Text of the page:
Insight News

Feb 07th

Lloyd Ferguson, a pioneering African American professor/chemist from Cal State L.A., has died

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dr.-lloyd-noel-ferguson-srDr. Lloyd Noel Ferguson, Sr., a world-renowned chemistry professor, celebrated author and a pioneer in helping eliminate racial barriers for African Americans in the field of chemistry, died on November 30, 2011.

Lloyd, who is survived by his wife Charlotte, three children, Lloyd Jr, Stephen, Lisa, and seven grandchildren, was born February 9, 1918, in Oakland, California.  His parents were Noel and Gwendolyn Ferguson, a businessman and maid.  In spite of the hard times his family experienced during the Great Depression, Lloyd, at the age of 12, was able to buy a chemistry set and carry out experiments in a backyard shed that he built. 


By the time he reached high school he had already developed products that could be used for various household purposes, including a moth repellent, spot remover, and lemonade powder.  As a high school teenager, he wrote letters to the heads of all the major chemical companies asking them to keep him apprised of any new and exciting discoveries.  He kept an accurate record of the responses that he received.  The budding talents of this future chemist were quickly recognized by his chemistry teacher at Oakland Technical High School who strongly encouraged him to go to college.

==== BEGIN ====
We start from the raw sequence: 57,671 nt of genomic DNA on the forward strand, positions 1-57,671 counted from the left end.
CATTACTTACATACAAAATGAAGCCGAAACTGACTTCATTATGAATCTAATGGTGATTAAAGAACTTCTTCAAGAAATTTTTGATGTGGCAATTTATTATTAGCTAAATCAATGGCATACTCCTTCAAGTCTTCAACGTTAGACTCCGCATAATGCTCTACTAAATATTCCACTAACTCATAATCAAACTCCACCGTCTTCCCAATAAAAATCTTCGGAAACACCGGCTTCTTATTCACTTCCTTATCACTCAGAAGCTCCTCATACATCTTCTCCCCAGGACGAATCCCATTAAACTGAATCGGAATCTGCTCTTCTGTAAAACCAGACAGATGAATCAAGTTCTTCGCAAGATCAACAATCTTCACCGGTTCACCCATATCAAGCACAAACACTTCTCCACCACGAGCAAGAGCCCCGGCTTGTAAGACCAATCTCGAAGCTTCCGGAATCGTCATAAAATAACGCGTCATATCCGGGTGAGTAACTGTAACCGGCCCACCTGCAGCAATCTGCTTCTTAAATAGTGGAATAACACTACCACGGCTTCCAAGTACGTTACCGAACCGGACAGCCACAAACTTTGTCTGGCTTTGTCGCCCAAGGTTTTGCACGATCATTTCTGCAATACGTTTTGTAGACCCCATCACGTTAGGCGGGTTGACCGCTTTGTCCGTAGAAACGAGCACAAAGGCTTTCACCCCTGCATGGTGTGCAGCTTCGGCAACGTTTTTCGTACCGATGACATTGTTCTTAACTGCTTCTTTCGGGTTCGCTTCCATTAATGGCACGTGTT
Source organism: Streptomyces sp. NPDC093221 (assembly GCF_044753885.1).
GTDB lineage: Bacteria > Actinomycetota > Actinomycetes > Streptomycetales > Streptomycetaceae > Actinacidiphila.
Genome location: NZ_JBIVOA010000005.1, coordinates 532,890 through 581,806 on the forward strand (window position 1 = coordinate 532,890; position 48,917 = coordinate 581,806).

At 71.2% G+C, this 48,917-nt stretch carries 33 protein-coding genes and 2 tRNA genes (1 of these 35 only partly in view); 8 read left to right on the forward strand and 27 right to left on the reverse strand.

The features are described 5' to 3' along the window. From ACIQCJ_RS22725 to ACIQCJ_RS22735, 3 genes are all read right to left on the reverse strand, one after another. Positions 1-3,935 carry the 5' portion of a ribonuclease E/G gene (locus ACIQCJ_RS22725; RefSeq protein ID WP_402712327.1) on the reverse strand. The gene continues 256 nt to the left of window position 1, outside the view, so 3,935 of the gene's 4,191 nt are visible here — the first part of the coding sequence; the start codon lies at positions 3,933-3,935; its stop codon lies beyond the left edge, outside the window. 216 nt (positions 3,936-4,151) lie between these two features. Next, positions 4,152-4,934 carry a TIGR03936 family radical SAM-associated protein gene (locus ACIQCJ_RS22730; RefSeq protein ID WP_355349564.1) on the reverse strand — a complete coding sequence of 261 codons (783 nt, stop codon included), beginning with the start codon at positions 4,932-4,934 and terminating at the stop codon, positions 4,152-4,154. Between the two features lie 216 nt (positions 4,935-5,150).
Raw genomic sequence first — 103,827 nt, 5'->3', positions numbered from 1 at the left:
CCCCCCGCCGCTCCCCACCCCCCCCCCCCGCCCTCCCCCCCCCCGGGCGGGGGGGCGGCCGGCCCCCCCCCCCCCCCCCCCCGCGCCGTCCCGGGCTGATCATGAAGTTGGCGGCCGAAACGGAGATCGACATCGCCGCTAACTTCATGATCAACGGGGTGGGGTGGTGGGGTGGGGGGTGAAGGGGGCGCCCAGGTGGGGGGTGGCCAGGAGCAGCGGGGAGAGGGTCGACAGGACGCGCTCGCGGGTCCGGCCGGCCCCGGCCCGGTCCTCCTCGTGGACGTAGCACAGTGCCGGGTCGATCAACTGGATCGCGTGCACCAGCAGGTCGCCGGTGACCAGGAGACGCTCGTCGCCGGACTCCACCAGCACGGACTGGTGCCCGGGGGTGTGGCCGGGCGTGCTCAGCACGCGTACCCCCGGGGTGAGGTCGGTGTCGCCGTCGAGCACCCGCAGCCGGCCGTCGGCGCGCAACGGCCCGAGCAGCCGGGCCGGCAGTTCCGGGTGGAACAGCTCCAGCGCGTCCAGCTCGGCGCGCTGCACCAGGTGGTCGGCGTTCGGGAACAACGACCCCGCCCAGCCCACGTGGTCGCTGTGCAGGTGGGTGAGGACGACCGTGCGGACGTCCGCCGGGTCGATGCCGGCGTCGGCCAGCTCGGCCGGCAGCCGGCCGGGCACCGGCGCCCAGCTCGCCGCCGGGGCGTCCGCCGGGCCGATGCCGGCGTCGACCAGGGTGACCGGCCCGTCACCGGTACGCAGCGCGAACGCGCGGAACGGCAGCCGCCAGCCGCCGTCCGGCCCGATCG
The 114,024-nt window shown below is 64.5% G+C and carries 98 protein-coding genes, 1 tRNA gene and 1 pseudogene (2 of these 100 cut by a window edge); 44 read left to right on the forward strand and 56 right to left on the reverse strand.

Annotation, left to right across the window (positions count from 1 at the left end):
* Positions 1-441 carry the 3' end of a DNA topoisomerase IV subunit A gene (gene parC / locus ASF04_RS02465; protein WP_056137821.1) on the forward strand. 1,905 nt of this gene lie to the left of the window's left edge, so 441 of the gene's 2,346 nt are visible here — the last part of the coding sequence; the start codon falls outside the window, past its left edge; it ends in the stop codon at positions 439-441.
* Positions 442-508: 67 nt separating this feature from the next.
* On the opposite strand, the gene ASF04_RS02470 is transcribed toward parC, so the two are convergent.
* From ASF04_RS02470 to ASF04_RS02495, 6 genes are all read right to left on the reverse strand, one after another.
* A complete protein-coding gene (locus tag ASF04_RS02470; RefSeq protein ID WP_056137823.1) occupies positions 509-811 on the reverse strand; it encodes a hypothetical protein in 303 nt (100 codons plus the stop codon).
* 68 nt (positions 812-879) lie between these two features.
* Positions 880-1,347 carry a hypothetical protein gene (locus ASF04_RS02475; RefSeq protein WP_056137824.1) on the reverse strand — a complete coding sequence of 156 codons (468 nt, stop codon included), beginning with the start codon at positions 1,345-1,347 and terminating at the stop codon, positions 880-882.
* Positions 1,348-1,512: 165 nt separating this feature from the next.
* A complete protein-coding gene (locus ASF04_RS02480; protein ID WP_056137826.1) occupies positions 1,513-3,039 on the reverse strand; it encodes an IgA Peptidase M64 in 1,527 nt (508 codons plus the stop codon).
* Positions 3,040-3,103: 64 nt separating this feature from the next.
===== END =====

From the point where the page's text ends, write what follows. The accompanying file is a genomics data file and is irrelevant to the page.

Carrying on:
Lloyd graduated from high school at the age of 16 and worked for a couple of years as a porter on the railroad to earn money for college.  He enrolled at University of California, Berkeley, and received a B.S. degree in chemistry with honors in 1940. Three years later, he received his Ph.D. in chemistry, becoming the first African American to receive a Ph.D. in Chemistry from UC Berkeley.  While at Berkeley, he worked with two Nobel Laureates: Dr. Melvin Calvin and Dr. Glenn T. Seaborg.  Calvin spoke at Lloyd’s retirement celebration at California State University, Los Angeles (CSULA) in 1986. 

When Lloyd graduated in 1943, in contrast to his classmates, none of the major chemical companies would interview African Americans or consider them for employment.  Lloyd therefore accepted a position as an assistant professor at North Carolina Agricultural and Technical College in Greensboro, North Carolina, an historically black college (HBCU), where he taught for two years before joining the faculty in 1945 at Howard University, an HBCU in Washington, D.C.